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Est Amère

Est Amère
by Lena Judith Drake

Est Amere

He always knew the man
was a thief. La patience est amère, patience is bitter,
and its fruit is naught;

unsurprisingly, the space inside himself is empty,
stolen away.
Proverbial pockets picked, robbed of dignity,
the handcuffs of cord cut
into his hands, his fingers twitch
with righteous murder come undone and corked closed.
Stateliness gone,
because the half-man has triumphed.
Seemliness gone,
because his own breath is too quick,
he wants to plead but cannot,
and feels creeping admiration.

There, he sees in profile, is a man who has outwitted even Him,
has outwitted the sharp, aquiline features of Justice.
That is something to be esteemed; he feels it hard.
This burglar will kill him,
now, and be done with it; there have been years wasted,
integrity crushed under dirty, holed boot soles.
He hears the rusty knife,
hears death coming forward with dripping mouth,
revenge triumphing true—

"You are free."
What? What? His hands flounder without bindings,
so he flees and weights himself.
The thief's eyes were blue and God.
Even thieves can be fastidious, choosing the salable goods:
certainty and righteousness and duty and fearlessness.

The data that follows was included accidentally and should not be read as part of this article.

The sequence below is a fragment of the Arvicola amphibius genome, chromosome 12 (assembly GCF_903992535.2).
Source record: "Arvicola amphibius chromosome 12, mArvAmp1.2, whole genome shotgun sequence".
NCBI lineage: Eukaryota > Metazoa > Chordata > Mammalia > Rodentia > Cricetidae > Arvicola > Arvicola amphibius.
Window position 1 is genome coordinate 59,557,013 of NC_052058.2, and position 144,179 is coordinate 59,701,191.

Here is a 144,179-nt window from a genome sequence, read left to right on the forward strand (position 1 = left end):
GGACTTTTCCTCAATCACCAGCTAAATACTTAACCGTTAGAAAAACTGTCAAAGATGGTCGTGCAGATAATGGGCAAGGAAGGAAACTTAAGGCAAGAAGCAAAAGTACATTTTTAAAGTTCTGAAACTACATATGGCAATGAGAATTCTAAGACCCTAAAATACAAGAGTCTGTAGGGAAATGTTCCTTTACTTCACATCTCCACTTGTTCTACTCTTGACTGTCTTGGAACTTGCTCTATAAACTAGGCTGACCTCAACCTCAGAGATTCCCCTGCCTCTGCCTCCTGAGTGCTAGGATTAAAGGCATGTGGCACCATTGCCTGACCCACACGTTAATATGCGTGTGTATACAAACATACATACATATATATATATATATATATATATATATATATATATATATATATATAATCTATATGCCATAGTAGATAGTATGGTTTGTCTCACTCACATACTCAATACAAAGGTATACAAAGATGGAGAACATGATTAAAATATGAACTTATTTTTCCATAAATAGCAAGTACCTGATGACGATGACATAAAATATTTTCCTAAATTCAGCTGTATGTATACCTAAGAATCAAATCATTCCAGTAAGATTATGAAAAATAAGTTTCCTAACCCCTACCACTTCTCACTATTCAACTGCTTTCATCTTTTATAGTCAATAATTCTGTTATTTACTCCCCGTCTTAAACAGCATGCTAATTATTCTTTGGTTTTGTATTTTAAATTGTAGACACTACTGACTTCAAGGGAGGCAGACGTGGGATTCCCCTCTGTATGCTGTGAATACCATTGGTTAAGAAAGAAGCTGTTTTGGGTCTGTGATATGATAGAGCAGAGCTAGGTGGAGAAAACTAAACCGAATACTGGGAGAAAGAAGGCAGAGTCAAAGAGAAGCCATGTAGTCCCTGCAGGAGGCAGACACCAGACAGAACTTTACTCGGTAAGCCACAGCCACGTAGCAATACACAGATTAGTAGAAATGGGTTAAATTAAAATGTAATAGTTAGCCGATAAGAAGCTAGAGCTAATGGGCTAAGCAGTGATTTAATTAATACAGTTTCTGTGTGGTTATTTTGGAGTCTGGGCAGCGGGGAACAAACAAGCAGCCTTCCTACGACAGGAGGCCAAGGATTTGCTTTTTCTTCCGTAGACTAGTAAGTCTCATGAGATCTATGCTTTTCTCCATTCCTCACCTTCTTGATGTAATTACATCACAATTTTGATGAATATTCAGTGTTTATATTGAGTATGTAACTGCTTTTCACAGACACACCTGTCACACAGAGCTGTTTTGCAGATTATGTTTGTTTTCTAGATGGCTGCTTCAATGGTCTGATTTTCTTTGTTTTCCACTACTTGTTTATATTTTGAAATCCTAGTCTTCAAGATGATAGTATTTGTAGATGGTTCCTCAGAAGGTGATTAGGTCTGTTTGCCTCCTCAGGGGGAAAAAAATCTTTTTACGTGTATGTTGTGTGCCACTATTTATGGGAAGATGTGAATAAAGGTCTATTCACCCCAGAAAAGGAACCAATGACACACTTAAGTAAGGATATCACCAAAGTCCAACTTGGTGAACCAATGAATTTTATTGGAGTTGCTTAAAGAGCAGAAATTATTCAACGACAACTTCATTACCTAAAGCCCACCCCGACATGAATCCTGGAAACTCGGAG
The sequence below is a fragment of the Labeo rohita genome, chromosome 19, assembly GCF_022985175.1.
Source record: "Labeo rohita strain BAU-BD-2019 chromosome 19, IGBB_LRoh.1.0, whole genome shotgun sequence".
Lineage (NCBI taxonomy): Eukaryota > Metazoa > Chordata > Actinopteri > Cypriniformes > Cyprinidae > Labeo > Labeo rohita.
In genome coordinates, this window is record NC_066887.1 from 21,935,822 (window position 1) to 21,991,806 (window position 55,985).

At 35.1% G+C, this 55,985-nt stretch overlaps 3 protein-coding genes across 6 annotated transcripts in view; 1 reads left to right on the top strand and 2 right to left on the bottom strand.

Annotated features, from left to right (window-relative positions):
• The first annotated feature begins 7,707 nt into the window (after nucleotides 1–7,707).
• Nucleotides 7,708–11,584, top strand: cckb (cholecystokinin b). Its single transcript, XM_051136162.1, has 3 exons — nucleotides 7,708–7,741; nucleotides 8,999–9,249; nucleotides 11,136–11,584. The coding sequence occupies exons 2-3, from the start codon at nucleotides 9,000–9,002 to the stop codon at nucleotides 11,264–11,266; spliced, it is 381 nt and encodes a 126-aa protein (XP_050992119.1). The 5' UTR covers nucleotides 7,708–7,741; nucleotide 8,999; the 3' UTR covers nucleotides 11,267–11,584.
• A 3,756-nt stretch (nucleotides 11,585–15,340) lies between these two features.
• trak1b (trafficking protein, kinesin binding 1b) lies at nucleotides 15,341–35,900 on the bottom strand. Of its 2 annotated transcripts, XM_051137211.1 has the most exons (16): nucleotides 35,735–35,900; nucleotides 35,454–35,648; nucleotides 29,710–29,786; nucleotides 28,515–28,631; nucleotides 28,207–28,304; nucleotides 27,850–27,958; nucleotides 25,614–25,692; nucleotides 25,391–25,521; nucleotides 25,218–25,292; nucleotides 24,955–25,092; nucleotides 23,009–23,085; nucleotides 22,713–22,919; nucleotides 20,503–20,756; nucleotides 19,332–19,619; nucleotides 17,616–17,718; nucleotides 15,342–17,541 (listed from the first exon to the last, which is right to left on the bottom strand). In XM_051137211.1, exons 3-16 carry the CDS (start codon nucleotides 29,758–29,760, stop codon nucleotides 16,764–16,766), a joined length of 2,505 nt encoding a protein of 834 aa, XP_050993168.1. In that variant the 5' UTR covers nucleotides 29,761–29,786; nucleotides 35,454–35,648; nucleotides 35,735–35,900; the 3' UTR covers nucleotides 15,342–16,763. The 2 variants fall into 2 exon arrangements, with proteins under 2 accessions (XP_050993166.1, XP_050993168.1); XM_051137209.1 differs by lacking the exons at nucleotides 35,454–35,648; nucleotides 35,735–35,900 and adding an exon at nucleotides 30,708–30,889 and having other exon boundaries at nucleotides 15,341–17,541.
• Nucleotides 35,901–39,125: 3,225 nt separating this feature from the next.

Those taken from him,
the thief throws back the rotting waste: a life.
Flush it in the ocean.
He wanted to kill the man, it was his obligation.
He wants to thank the man, the devil, and touch the arms,
and there is only disgust with himself.

The inhalation of water is like spines in his hollowness. It hurts,
but only just.

* * *

Lena Judith Drake is the editor-in-chief of Breadcrumb Scabs magazine, as well as a Creative Writing student at Grand Valley State University. She is Puerto Rican, a geek, and a feminist activist.

Where do you get the ideas for your work?

The ideas for her work ultimately stem from her day-to-day life and an attempt to express it honestly, whether through autobiographical poetry, or completely fictionalized scenarios. After all, even fantasy needs a basis in real emotion.